Maintaining pharmaceutical manufacturing facilities (Part 2): Old plants aren’t bad plants

October 2, 2019 Doyle Johnson

Keeping an older pharmaceutical plant from obsolescence is challenging, but a predictive approach to maintenance and the right modernization can help


In part 1 of this blog series, I touched on the trials and tribulations of reaching that sweet spot for maintenance of pharmaceutical manufacturing facilities. With the pace of facility depreciation increasing in recent years due to factors like greater use of automation and increased emphasis on cost management, proper maintenance has become even more critical in maximizing the value of these facilities. The key is to find that spot where maintenance spending is just enough to prevent major failures but is not wasted on excessive maintenance.

Now, in part 2, I’d like to focus more on older pharmaceutical plants. They are not necessarily bad plants, but with a heightened pace of change in pharmaceutical manufacturing, keeping an old plant from obsolescence is more challenging than ever.



The most important step to slowing the aging process is to recognize that you have an aging facility. There are ways to determine that the facility is aging. For example, trends in quality measures may show increases in deviations, corrective and preventive actions (CAPAs), or audit/inspection observation, either by other firms or by regulatory authorities such as the Food and Drug Administration. Your quality system should already be set up to give you these trends on a regular (usually quarterly) basis. You may also find that your maintenance practices are difficult to fulfill due to lack of available spare parts or increasing repair rates resulting in more downtime and lost production.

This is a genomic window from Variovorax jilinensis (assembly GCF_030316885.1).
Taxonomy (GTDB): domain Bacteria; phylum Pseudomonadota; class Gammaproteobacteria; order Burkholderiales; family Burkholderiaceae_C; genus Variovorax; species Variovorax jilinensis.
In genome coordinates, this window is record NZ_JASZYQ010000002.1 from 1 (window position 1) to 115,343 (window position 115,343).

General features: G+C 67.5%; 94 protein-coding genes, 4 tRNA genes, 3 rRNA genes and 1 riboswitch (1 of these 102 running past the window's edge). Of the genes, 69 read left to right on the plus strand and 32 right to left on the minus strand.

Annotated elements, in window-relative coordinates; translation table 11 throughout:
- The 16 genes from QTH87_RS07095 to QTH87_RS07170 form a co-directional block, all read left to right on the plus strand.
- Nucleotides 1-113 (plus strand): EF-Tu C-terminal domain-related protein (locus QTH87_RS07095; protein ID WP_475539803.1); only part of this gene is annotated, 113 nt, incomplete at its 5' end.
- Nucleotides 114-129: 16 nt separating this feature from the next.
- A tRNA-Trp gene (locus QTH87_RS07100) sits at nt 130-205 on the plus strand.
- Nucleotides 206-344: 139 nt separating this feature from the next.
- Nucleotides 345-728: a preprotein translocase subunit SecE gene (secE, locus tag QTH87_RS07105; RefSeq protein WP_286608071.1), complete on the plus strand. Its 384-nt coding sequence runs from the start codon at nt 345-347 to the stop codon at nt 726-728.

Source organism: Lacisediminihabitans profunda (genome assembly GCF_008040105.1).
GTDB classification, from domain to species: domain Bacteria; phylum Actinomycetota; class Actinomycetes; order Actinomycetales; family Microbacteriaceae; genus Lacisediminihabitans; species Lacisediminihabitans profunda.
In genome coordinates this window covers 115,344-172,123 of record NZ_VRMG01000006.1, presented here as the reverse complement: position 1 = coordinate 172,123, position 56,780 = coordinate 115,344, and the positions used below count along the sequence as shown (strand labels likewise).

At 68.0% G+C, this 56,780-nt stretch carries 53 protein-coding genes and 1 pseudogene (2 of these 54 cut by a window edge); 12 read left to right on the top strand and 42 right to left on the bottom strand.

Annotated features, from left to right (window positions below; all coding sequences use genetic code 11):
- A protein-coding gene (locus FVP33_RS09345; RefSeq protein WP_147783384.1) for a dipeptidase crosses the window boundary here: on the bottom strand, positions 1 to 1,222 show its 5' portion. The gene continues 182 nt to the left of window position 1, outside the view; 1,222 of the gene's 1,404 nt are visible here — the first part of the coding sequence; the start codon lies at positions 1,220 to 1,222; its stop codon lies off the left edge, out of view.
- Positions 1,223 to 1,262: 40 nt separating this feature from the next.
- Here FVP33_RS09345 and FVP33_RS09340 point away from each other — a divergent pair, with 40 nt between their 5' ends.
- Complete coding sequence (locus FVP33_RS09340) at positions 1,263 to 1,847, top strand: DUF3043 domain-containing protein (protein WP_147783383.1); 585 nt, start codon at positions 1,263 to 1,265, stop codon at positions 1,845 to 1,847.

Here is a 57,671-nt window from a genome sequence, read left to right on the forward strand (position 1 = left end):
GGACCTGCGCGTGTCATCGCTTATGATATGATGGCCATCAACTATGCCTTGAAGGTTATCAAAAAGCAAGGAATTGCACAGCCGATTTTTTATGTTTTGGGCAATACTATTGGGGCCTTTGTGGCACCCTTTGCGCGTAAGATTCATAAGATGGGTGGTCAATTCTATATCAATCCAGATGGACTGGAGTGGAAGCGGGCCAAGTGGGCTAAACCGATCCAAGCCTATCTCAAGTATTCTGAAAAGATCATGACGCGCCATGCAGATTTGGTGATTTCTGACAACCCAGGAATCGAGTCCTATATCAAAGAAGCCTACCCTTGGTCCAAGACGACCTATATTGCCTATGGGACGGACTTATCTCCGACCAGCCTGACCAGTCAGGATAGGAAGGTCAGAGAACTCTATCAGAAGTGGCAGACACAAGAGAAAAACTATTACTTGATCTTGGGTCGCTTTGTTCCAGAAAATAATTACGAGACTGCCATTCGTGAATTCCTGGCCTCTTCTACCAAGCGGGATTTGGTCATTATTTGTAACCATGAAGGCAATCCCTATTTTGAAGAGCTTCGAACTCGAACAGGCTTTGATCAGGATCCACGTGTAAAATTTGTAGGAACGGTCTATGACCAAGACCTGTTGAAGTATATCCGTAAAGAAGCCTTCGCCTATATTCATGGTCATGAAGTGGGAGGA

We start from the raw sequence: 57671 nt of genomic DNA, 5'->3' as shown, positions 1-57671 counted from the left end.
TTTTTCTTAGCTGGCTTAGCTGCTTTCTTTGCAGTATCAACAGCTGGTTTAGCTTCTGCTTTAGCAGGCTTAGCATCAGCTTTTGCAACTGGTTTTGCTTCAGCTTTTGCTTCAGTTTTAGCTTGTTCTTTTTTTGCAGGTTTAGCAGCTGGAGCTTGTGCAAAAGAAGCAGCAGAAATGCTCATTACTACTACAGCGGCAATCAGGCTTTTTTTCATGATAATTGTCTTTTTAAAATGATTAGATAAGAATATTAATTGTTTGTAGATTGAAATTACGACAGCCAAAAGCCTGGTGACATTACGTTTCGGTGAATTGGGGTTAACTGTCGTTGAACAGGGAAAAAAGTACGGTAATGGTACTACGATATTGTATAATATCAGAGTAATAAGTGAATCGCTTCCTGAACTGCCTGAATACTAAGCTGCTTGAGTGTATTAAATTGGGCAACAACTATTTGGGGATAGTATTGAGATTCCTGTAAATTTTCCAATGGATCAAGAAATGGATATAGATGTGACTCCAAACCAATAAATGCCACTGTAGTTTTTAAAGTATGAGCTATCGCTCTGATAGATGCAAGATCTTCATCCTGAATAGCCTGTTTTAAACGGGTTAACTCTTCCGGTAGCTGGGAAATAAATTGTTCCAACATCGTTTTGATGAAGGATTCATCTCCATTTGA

However, recognition is often difficult for those who work in the facility. Aging is a very gradual process, and there is no one point where you realize that the facility used to be modern—but is no longer. Therefore, the best way to assess the physical condition of the facility is to bring in a third party. This may be a group from another manufacturing plant within the same company umbrella, or a professional architecture/engineering services firm.


A predictive approach to maintenance

The good news is that once you have realized that your plant is aging, you can slow it down by implementing predictive maintenance practices in place of some preventive maintenance you may already be doing. Predictive maintenance uses physical measurements like noise or vibration to predict when a piece of equipment will break—and enable you to fix it before it breaks.

_q_tweetable:The most important step to slowing the aging process is to recognize that you have an aging facility._q_This approach is far more efficient than using calendar-based predictive maintenance and light years ahead of the old “run it until it breaks” approach to corrective maintenance. It can also extend the life of old equipment by avoiding the need to disassemble and replace certain parts.

Real-time process monitoring can also slow down the aging process as minute changes in process measurements can be corrected before they become major—and require major repair. Such changes can also improve quality and increase the knowledge of the manufacturing process.